Perhaps he can use this:
"It is expressly provided in the Constitution of the United States, that the States may provide for their own defence in times of imminent danger. We are bound by that Constitution and we have a right to defend ourselves in the way that is reserved in the Constitution of the United States; that is left to every State in the Union, unrestricted and in full force. He knew that the people of the United States had reserved the right of self defence; but the States have given up the right to keep ships of war or troops in time of peace. What he had said he took from the book, and he had not gone beyond that. The right of preparing for war is exclusively reserved to the Government of the United States, and the States cannot, for their own defence, keep ships of war or troops in time of peace. Now for the qualification of these remarks, he would refer to the amendment to the Constitution which had already been read as follows: "A well regulated militia being necessary to the security of a free State, the right of the people to keep and bear arms, shall not be infringed." Why this was intended to convey to individuals certain personal rights. This is a personal right reserved to individuals to bear arms; this was adopted to grant to every man the shield of self defence."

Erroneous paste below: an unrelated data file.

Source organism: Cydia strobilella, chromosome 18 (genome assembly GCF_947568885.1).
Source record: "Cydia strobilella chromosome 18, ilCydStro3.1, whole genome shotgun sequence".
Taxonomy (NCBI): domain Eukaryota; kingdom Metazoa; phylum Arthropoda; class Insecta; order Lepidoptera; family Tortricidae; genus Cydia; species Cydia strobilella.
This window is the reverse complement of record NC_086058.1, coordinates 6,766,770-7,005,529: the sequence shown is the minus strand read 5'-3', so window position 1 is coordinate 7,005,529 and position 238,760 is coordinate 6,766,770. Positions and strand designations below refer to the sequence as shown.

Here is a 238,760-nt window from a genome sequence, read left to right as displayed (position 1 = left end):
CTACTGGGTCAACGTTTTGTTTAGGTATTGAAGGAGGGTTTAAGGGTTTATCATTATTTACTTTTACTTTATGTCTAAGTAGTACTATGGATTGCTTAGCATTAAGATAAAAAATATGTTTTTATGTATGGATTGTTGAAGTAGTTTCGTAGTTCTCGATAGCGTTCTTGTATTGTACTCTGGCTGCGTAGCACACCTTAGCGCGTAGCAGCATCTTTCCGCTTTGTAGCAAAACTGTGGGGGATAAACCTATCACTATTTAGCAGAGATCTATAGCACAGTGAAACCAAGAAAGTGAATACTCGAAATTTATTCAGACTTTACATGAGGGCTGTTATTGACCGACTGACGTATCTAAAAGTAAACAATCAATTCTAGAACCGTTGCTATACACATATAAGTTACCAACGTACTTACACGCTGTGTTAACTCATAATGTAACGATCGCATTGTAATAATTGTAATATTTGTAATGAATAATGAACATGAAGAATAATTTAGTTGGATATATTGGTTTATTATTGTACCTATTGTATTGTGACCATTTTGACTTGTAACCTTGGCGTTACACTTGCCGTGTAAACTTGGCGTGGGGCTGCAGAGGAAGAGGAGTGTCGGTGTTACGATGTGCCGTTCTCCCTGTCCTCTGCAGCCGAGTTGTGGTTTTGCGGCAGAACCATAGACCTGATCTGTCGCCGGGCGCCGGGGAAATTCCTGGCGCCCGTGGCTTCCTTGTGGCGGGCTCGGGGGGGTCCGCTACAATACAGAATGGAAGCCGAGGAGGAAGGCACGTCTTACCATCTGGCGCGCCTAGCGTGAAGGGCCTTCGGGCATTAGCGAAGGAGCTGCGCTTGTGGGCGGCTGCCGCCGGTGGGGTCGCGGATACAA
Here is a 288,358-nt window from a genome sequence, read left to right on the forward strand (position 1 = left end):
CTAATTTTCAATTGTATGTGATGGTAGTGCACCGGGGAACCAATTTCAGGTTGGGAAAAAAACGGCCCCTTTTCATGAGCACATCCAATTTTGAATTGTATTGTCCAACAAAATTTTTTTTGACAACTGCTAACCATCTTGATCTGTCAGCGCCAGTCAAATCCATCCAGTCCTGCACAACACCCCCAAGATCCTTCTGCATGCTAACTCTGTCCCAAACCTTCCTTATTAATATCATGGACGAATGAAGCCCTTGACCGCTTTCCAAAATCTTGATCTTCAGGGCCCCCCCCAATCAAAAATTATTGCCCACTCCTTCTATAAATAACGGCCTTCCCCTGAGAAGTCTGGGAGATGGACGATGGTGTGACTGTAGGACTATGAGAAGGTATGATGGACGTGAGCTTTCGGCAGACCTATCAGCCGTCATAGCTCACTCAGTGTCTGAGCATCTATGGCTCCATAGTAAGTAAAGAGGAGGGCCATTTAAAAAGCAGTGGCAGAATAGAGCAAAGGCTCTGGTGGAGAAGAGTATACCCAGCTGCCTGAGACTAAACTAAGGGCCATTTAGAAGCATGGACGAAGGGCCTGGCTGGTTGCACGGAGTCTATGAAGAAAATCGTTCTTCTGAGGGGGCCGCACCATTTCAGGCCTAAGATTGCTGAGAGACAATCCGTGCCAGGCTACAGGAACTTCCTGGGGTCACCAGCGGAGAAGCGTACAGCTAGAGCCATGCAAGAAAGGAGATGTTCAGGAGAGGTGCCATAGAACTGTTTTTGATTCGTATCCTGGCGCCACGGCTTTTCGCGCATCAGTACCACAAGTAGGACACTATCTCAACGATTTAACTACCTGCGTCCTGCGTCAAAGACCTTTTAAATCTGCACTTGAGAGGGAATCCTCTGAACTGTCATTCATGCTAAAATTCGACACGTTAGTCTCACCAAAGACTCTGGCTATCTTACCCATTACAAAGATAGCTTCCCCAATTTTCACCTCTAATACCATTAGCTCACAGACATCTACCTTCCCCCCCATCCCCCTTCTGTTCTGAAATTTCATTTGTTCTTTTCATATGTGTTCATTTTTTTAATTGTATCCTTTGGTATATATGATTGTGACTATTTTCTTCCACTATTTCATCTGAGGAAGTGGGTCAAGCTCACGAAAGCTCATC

- Mr. Walter Forward, Oct. 3, 1837 Pennsylvania Constitutional Convention.[THE CONVENTION OF THE COMMONWEALTH OF PENNSYLVANIA TO PROPOSE AMENDMENTS TO THE CONSTITUTION COMMENCED AT HARRISBURG MAY 2 1837, VOL IV. Pages 96-97]. Mr. Forward,(January 24, 1786 – November 24, 1852), was an American lawyer and politician. Elected to the 17th Congress in 1822, and reelected to the 18th Congress. He was appointed on March 6, 1841 by President William Henry Harrison to be First Comptroller of the Treasury. Served in that post until September 13, 1841. And was then appointed 15th U.S. Secretary of the Treasury by President John Tyler).